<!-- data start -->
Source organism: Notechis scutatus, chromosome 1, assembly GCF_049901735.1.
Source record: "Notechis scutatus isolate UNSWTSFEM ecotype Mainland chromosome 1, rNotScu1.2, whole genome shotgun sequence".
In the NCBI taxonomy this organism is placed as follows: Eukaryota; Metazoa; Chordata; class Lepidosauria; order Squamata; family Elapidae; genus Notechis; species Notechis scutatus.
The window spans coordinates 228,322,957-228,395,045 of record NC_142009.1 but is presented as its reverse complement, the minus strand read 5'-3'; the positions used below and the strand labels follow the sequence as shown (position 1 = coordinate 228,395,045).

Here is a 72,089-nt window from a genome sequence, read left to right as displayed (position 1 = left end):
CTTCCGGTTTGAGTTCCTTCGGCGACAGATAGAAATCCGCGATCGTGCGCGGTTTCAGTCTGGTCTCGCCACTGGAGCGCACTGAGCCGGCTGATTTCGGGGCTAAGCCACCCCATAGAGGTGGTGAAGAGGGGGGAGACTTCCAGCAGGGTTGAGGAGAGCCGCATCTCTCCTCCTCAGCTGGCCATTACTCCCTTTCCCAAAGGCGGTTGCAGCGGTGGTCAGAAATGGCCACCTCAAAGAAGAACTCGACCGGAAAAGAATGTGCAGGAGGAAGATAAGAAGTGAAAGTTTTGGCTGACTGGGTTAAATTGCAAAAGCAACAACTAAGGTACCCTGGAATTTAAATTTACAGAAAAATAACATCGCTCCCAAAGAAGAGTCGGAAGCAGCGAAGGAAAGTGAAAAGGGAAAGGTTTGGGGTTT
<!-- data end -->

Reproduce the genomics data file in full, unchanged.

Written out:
Source organism: Notechis scutatus, chromosome 1, assembly GCF_049901735.1.
Source record: "Notechis scutatus isolate UNSWTSFEM ecotype Mainland chromosome 1, rNotScu1.2, whole genome shotgun sequence".
In the NCBI taxonomy this organism is placed as follows: Eukaryota; Metazoa; Chordata; class Lepidosauria; order Squamata; family Elapidae; genus Notechis; species Notechis scutatus.
The window spans coordinates 228,322,957-228,395,045 of record NC_142009.1 but is presented as its reverse complement, the minus strand read 5'-3'; the positions used below and the strand labels follow the sequence as shown (position 1 = coordinate 228,395,045).

Here is a 72,089-nt window from a genome sequence, read left to right as displayed (position 1 = left end):
CTTCCGGTTTGAGTTCCTTCGGCGACAGATAGAAATCCGCGATCGTGCGCGGTTTCAGTCTGGTCTCGCCACTGGAGCGCACTGAGCCGGCTGATTTCGGGGCTAAGCCACCCCATAGAGGTGGTGAAGAGGGGGGAGACTTCCAGCAGGGTTGAGGAGAGCCGCATCTCTCCTCCTCAGCTGGCCATTACTCCCTTTCCCAAAGGCGGTTGCAGCGGTGGTCAGAAATGGCCACCTCAAAGAAGAACTCGACCGGAAAAGAATGTGCAGGAGGAAGATAAGAAGTGAAAGTTTTGGCTGACTGGGTTAAATTGCAAAAGCAACAACTAAGGTACCCTGGAATTTAAATTTACAGAAAAATAACATCGCTCCCAAAGAAGAGTCGGAAGCAGCGAAGGAAAGTGAAAAGGGAAAGGTTTGGGGTTT